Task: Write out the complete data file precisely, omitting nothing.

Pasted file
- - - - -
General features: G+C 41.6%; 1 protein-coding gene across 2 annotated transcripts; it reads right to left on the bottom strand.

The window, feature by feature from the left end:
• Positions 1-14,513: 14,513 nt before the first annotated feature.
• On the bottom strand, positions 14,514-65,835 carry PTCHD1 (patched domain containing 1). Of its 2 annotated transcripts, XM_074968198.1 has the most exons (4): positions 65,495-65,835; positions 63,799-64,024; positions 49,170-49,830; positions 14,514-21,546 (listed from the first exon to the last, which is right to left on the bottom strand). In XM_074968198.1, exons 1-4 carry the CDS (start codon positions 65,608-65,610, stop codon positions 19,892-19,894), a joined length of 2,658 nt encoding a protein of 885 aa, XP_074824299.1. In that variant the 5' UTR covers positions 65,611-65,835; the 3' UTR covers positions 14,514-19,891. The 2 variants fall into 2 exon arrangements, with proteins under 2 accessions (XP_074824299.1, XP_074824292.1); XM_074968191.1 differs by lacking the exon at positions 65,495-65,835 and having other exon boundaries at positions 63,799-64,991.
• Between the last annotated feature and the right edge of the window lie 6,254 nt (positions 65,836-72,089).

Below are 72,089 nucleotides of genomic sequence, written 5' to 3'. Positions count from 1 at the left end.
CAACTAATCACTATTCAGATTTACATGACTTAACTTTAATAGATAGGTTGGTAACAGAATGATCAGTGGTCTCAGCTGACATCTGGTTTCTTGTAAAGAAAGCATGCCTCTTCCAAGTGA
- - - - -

General features: G+C 41.6%; 1 protein-coding gene across 2 annotated transcripts; it reads right to left on the bottom strand.

The window, feature by feature from the left end:
• Positions 1-14,513: 14,513 nt before the first annotated feature.
• On the bottom strand, positions 14,514-65,835 carry PTCHD1 (patched domain containing 1). Of its 2 annotated transcripts, XM_074968198.1 has the most exons (4): positions 65,495-65,835; positions 63,799-64,024; positions 49,170-49,830; positions 14,514-21,546 (listed from the first exon to the last, which is right to left on the bottom strand). In XM_074968198.1, exons 1-4 carry the CDS (start codon positions 65,608-65,610, stop codon positions 19,892-19,894), a joined length of 2,658 nt encoding a protein of 885 aa, XP_074824299.1. In that variant the 5' UTR covers positions 65,611-65,835; the 3' UTR covers positions 14,514-19,891. The 2 variants fall into 2 exon arrangements, with proteins under 2 accessions (XP_074824299.1, XP_074824292.1); XM_074968191.1 differs by lacking the exon at positions 65,495-65,835 and having other exon boundaries at positions 63,799-64,991.
• Between the last annotated feature and the right edge of the window lie 6,254 nt (positions 65,836-72,089).

Below are 72,089 nucleotides of genomic sequence, written 5' to 3'. Positions count from 1 at the left end.
CAACTAATCACTATTCAGATTTACATGACTTAACTTTAATAGATAGGTTGGTAACAGAATGATCAGTGGTCTCAGCTGACATCTGGTTTCTTGTAAAGAAAGCATGCCTCTTCCAAGTGA